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PLoS One. 2017 Jan 9;12(1):e0169110. doi: 10.1371/journal.pone.0169110. eCollection 2017.

Facial Emotion Recognition and Expression in Parkinson's Disease: An Emotional Mirror Mechanism?

Author information

Neurosciences Research Centre, Cardiovascular and Cell Sciences Research Institute, St George's University of London, London, United Kingdom.
Sobell Department of Motor Neuroscience and Movement Disorders, UCL Institute of Neurology, University College London, London, United Kingdom.
Department of Clinical and Experimental Medicine, University of Messina, Messina, Italy.
Department of Neurology and Psychiatry, Sapienza University of Rome, Rome, Italy.
Neuromed Institute IRCCS, Pozzilli, Isernia, Italy.
Morton and Gloria Shulman Movement Disorders Clinic and the Edmond J. Safra Program in Parkinson's Disease, Toronto Western Hospital, UHN, Division of Neurology, University of Toronto, Toronto, Ontario, Canada.
Department of Geriatry, Catholic University of Sacred Heart, Rome, Italy.



Parkinson's disease (PD) patients have impairment of facial expressivity (hypomimia) and difficulties in interpreting the emotional facial expressions produced by others, especially for aversive emotions. We aimed to evaluate the ability to produce facial emotional expressions and to recognize facial emotional expressions produced by others in a group of PD patients and a group of healthy participants in order to explore the relationship between these two abilities and any differences between the two groups of participants.


Twenty non-demented, non-depressed PD patients and twenty healthy participants (HC) matched for demographic characteristics were studied. The ability of recognizing emotional facial expressions was assessed with the Ekman 60-faces test (Emotion recognition task). Participants were video-recorded while posing facial expressions of 6 primary emotions (happiness, sadness, surprise, disgust, fear and anger). The most expressive pictures for each emotion were derived from the videos. Ten healthy raters were asked to look at the pictures displayed on a computer-screen in pseudo-random fashion and to identify the emotional label in a six-forced-choice response format (Emotion expressivity task). Reaction time (RT) and accuracy of responses were recorded. At the end of each trial the participant was asked to rate his/her confidence in his/her perceived accuracy of response.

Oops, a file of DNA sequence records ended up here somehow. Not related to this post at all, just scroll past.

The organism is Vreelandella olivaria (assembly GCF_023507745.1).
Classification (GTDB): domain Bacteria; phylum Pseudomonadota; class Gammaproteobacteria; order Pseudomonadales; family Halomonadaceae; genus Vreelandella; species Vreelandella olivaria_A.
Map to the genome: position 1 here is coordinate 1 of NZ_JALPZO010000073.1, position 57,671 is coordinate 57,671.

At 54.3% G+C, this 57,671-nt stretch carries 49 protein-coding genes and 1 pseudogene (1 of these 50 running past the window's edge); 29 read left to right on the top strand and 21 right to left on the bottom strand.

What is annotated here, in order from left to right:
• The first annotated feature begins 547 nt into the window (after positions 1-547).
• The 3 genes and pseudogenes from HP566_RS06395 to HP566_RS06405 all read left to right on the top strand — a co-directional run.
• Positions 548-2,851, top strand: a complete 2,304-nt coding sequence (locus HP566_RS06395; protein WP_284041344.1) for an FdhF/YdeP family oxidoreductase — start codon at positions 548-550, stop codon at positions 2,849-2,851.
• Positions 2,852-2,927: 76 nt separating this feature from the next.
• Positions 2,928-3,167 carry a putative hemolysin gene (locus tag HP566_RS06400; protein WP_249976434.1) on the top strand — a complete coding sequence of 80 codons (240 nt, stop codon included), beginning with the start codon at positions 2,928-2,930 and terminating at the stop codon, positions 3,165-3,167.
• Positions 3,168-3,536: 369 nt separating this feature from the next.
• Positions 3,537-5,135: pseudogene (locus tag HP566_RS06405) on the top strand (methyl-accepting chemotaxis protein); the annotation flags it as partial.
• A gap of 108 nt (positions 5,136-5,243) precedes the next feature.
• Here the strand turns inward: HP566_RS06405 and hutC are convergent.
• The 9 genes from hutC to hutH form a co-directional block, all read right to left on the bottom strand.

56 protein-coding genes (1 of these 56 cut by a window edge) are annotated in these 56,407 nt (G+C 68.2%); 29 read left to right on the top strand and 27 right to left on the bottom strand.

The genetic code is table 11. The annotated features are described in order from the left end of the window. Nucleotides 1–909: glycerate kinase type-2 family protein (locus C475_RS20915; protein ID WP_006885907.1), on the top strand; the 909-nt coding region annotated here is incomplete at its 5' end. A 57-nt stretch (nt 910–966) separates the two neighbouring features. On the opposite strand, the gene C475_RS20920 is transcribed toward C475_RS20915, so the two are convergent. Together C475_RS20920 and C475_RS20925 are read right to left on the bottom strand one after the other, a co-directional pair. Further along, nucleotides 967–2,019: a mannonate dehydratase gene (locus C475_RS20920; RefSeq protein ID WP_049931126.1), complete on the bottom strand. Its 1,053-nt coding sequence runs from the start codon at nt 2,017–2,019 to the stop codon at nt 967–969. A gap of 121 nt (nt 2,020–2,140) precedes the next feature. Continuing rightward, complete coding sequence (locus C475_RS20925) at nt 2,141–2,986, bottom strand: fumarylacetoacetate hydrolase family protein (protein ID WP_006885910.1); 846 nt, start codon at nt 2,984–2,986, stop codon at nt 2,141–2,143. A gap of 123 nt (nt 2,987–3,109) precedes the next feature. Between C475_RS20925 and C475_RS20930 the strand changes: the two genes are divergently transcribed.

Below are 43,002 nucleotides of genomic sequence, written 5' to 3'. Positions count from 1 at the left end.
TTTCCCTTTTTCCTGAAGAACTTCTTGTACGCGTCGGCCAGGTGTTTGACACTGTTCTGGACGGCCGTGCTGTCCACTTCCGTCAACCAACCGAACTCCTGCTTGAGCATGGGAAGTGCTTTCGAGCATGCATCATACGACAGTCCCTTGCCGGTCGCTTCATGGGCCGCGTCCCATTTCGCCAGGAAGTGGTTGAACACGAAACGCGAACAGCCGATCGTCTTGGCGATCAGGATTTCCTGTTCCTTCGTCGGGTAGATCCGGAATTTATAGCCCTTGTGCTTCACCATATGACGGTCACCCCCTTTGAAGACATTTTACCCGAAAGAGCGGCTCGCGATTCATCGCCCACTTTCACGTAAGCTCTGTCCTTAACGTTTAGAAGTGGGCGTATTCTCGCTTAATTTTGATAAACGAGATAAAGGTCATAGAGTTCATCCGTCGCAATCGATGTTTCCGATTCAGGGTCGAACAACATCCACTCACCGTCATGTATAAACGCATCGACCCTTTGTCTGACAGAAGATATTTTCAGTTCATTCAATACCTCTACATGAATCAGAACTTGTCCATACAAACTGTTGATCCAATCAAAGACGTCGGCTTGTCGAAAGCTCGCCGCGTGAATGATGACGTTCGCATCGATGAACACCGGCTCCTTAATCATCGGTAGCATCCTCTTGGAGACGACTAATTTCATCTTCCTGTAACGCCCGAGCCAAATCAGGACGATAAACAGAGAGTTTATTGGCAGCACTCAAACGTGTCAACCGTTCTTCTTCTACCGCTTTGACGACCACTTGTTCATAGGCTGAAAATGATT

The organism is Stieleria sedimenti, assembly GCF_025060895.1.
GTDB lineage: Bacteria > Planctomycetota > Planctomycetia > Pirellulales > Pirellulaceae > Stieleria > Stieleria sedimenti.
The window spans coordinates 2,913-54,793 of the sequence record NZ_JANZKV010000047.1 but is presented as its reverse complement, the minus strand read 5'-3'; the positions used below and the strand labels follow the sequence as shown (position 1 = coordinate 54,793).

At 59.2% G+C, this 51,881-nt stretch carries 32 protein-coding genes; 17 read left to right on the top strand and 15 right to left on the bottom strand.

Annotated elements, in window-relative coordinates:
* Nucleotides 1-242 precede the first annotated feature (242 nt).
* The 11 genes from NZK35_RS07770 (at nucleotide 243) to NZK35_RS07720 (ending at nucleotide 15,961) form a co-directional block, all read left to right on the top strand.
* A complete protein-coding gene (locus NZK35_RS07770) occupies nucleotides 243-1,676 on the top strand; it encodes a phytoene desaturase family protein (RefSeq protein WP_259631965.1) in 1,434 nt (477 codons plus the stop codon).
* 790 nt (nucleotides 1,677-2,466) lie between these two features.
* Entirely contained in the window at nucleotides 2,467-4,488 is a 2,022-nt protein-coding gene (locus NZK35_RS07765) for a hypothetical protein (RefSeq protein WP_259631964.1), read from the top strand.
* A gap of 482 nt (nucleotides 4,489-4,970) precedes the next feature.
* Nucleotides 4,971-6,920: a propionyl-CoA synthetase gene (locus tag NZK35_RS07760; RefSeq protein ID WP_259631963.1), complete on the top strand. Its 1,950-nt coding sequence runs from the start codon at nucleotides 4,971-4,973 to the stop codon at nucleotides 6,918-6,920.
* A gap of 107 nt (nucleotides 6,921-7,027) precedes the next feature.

For emotion recognition, PD reported lower score than HC for Ekman total score (p<0.001), and for single emotions sub-scores happiness, fear, anger, sadness (p<0.01) and surprise (p = 0.02). In the facial emotion expressivity task, PD and HC significantly differed in the total score (p = 0.05) and in the sub-scores for happiness, sadness, anger (all p<0.001). RT and the level of confidence showed significant differences between PD and HC for the same emotions. There was a significant positive correlation between the emotion facial recognition and expressivity in both groups; the correlation was even stronger when ranking emotions from the best recognized to the worst (R = 0.75, p = 0.004).


PD patients showed difficulties in recognizing emotional facial expressions produced by others and in posing facial emotional expressions compared to healthy subjects. The linear correlation between recognition and expression in both experimental groups suggests that the two mechanisms share a common system, which could be deteriorated in patients with PD. These results open new clinical and rehabilitation perspectives.

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